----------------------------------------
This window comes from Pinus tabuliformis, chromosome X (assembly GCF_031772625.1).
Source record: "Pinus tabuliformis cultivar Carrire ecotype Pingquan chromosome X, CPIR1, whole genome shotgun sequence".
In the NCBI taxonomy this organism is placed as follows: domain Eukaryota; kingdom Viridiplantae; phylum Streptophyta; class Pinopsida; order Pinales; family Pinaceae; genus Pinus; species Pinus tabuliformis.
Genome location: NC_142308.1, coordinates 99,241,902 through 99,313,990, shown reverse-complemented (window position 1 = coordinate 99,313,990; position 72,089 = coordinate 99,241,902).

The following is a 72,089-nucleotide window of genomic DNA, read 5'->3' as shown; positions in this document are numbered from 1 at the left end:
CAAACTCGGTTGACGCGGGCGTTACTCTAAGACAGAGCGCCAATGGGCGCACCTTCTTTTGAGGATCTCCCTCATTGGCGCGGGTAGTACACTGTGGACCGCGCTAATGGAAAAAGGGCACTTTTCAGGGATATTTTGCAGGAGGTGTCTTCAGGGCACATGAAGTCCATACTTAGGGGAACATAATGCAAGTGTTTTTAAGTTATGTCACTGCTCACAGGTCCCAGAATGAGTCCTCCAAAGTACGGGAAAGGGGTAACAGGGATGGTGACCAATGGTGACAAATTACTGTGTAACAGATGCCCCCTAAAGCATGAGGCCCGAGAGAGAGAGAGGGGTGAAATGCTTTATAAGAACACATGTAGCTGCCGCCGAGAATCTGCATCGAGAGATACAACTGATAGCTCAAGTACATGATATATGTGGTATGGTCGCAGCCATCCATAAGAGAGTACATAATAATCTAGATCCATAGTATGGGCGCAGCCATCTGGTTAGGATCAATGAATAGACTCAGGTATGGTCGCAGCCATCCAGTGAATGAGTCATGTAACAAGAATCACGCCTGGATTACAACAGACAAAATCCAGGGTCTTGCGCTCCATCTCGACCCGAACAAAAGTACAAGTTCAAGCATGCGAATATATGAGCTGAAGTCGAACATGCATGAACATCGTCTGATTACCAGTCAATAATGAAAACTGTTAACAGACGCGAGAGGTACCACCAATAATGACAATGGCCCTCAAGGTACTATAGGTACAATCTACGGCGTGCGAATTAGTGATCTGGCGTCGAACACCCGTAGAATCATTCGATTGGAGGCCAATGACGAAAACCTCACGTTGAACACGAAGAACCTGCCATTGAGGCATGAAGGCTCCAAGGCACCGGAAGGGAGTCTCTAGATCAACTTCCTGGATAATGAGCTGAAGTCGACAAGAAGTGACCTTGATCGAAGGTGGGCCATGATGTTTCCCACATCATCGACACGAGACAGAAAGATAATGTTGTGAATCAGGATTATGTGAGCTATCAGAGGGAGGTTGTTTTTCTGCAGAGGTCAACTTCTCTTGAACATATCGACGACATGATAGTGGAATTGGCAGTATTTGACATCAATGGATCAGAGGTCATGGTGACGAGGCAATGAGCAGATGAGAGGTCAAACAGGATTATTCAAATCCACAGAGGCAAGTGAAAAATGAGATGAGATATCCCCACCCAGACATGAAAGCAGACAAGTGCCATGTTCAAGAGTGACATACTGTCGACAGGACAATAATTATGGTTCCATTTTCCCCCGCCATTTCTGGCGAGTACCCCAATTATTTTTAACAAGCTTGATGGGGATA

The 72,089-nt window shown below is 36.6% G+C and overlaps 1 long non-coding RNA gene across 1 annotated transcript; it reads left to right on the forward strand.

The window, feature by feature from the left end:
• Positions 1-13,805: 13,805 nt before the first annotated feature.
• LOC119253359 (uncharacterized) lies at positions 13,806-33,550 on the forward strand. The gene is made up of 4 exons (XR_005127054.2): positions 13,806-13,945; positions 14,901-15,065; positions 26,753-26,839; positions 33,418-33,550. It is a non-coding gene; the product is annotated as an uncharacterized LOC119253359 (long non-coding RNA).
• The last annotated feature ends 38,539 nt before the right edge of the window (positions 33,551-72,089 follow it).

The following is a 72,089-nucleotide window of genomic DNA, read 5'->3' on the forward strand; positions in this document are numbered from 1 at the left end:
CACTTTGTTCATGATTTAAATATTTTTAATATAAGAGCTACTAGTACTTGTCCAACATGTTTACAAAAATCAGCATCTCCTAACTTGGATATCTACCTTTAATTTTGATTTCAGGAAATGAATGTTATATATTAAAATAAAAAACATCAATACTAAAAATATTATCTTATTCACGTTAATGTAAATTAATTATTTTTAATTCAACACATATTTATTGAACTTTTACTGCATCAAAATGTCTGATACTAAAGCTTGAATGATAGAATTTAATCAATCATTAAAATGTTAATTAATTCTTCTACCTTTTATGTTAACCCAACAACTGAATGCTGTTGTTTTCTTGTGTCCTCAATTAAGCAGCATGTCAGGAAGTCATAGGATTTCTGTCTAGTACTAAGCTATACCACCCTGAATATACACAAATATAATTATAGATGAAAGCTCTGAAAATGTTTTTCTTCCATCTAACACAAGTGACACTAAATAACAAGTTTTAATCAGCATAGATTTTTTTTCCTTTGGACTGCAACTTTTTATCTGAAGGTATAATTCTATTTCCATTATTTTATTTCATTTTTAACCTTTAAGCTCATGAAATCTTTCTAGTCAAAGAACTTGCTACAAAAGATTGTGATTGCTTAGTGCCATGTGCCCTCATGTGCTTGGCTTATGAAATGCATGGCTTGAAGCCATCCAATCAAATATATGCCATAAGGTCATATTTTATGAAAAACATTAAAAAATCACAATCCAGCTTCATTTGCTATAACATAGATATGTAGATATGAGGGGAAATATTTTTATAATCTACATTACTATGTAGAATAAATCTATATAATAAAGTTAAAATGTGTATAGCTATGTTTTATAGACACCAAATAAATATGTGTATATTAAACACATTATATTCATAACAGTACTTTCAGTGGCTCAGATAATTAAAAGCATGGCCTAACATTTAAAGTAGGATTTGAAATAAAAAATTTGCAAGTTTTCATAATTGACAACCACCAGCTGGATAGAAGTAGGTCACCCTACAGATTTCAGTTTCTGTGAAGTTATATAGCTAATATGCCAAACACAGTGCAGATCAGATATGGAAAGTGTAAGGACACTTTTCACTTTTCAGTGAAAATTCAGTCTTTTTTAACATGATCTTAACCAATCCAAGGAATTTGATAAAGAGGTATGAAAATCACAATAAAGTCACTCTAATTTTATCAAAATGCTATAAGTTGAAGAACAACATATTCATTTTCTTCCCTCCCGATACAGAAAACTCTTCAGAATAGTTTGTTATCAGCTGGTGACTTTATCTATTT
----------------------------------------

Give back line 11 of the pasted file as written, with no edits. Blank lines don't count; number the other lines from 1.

• The last annotated feature ends 38,539 nt before the right edge of the window (positions 33,551-72,089 follow it).